If we’re moving to the cloud-era, the undestanding of this architecture style is essential. In the cloud we are presented with services (Storage, Search, Graph, Geolocation, …) that we can and should use to build applications. Almost all of these services, available  in the cloud, provide some kind of interface and happens that, this  interfaces is, generally, a RESTful Web Service. If I want collaborate with these services I must talk the same language!! Moreover, exploring this architectural style in new applications opens the door for realy distributed and scalable systems, while the simplicity is kept high!

Here the slides:

PDF can be downloaded from here.

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Software Architecture disruption?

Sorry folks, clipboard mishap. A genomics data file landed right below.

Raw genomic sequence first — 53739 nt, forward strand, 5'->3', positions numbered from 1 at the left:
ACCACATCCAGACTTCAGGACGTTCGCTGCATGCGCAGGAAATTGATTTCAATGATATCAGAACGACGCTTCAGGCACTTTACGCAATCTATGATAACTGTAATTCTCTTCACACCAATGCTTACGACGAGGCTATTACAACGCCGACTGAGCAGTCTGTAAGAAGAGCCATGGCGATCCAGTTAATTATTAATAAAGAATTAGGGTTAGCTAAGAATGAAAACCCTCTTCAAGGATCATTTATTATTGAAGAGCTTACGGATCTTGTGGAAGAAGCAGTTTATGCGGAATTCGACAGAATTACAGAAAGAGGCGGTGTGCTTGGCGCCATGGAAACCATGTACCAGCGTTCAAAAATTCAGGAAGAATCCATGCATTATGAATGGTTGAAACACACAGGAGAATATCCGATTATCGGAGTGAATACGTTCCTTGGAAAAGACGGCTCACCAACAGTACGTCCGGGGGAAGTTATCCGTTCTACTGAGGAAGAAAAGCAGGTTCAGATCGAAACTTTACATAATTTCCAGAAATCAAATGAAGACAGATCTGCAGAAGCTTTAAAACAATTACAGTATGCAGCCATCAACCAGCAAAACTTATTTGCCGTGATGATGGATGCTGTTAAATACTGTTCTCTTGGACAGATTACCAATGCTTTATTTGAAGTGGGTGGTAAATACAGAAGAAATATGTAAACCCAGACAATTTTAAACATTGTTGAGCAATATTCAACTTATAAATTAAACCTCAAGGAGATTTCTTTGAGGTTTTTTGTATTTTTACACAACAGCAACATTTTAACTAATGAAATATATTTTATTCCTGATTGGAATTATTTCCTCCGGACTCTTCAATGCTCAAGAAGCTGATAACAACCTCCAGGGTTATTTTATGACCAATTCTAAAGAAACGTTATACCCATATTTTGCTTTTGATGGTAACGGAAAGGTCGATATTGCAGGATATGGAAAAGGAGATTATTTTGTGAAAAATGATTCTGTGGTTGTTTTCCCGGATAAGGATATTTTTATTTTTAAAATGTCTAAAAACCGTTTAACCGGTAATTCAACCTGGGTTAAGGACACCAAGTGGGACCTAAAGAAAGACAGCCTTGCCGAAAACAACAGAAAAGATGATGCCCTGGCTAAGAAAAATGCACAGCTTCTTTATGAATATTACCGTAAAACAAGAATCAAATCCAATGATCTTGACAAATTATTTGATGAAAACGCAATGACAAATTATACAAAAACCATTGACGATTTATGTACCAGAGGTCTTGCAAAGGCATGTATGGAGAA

:Adrian Colyer is a smart guy and he  put together, in a talk, what software architectures will look like for the next years. True is, most of the services you’re using online today follow these architecture principles. Nothing new, thought.

Nothing in this architecture is can go wrong,  it’s so simple! This type of architecture is the perfect fit for this ubiquitous platform that is Internet.

Btw,  SpringSource makes it really easy to develop applications in this way, just look to Spring Integration project, for example. They have a plenty of projects, built on top of Spring, that makes development of this type of architectures more, and more fun and easy.